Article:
If the Avalanche Miss the Playoffs, It’s Time to Find A New Coach
The Central Division is typically considered one of, if not the, toughest division in the NHL. From start to finish, it’s a seven-team dogfight to get into the playoffs, boasting an all around juggernaut in the Chicago Blackhawks, offensive juggernaut Dallas Stars, strong and experienced teams in the St. Louis Blues and Nashville Predators, with the Wild, Jets, and Avalanche able to provide enough punch to give the top seeds a run for their money. In what is typically an arms race, the Avalanche have a core of players that should stack up well against anyone in their division, their top two lines boasting offensive wizards Matt Duchene and Nathan MacKinnon at center, Gabriel Landeskog, Jarome Iginla, and now Mikkel Boedker at the wings. So can someone tell me why they’re fighting Minnesota, a team with no comparable center to the Avs and a group of aging wings, remains tied with them in the standings AND has a game in hand? How about the fact that they have this much talent up front, plus Tyson Barrie, Erik Johnson and Francois Beauchemin, the Anaheim Ducks leading D-man last year, on their blue line, yet Per War on Ice, are dead last in Corsi for? If I had to venture a guess, my first thought would be ‘black magic’, then, more logically, the coach.
Patrick Roy vs. Fancy Stats
It’s no secret Patrick Roy has been opposed to analytics throughout his NHL coaching career. And hell, why shouldn’t he be? In his first full season, his team led the Thunderdome of divisions with 112 points. They may not be beating the Wild as bad as they should, but tied for the final Wild Card spot with about a month left to play certainly isn’t terrible. But, wait, what’s that logic? What about last season, the only one in Roy’s entire coaching career he hasn’t made the playoffs? How could that be? Well, it works something like this: Without Semyon Varlamov making 30-40 saves per night, the team summarily had their teeth kicked in on a nightly basis and, predictably, ended up last in the division. Don’t forget, that was with the amazing two-way play of Ryan O’Reilly, who is no longer with the team in part because of the (mercifully) removed Greg Sherman, but there were some reports that the Ryno wasn’t happy playing wing when he’s a natural center. Just look at this highlight reel goal he scored for the Sabres this year and try to convince yourself they don’t need him.
You might be tempted to look at this team and say “maybe it’s the players”, and that’s fair, considering the Avs have only been a positive possession team once in the last ten years. But it’s hard to ignore the fact that they have been able to win in spite of their poor Corsi rating, making it seem less like a bad mix of players, and more a system problem that’s hampering these guys from reaching their full potential, which is certainly a scary proposition to consider. This is a team with three of their best offensive players still under the age of 26, and it’s becoming increasingly frustrating to watch as theses prime years are wasted by mismanagement, a garbage system, and by extension, a not-great coach. Their division is difficult, but it’s inexcusable that they don’t have a death grip on that wild card spot over an aging Wild team that A) had one win in 14 games at a point during this season, B) were missing arguably their best forward in Zach Parise for 11 games, and C) fired their coach. As they are now, even if they were to usurp Minnesota for the final Wild Card spot, what then? A first round beating at the hands of either the Hawks, Kings, Ducks, or Stars is pretty much all that awaits them as a reward for not failing hard enough to end up in the Draft Lottery.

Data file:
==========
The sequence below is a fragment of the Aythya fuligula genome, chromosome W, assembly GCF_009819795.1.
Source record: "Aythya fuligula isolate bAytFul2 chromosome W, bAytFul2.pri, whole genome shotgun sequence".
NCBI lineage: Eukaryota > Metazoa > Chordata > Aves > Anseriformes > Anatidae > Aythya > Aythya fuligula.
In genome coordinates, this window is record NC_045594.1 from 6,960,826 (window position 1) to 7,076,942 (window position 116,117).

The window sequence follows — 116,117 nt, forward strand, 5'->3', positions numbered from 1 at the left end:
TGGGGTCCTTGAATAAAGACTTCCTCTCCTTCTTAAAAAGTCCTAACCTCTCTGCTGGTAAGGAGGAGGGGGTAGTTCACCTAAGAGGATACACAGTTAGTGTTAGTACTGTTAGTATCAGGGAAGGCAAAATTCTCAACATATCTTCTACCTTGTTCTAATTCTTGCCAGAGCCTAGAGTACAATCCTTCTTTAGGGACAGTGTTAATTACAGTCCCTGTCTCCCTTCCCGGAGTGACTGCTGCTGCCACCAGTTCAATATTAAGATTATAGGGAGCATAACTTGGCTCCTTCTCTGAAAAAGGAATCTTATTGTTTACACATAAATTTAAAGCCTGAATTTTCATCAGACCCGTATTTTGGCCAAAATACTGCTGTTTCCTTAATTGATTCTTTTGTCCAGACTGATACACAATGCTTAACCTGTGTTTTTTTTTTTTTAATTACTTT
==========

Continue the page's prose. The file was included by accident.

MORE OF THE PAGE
So What’s the Solution?
Unfortunately, the best time to have fired Roy seems to have come and gone. Last season there were several good coaches on the move, all with solid track records of winning with a puck possession system. Sure, Todd McLellan never made it to the Cup Final in his tenure as head coach in San Jose, but it must be said that the situation experienced in Southern California would be quite the upgrade for this Avalanche team. Hindsight is a powerful thing, but when you come in last in your division, lose your best two-way forward, and have one of the lowest possession ratings in the game for the second season running, maybe you shouldn’t have gotten a third crack at this line up.
Complicating things further is that legacy of Roy’s. He’s an icon in Colorado, him and his buddy, Executive of Hockey Operations Joe Sakic, making a firing, even if they don’t make the playoffs, even less likely, for the time being. But as we saw this past summer when Sakic went out and acquired a veteran defenceman to shore up a thing blue line, you’d have to expect him to do something similar this offseason, especially with some very interesting pieces like Dan Hamhuis going into unrestricted free agency, while certain other star blueliners are said to be available via trade (looking at you, PK). If Sakic makes another solid signing and this team falters again, maybe then we’ll see some changes, though the only thing you can absolutely count on in this regard is an angry post by yours truly.
Jim has been a freelance writer for last 3 years and an Avalanche fan for last 15.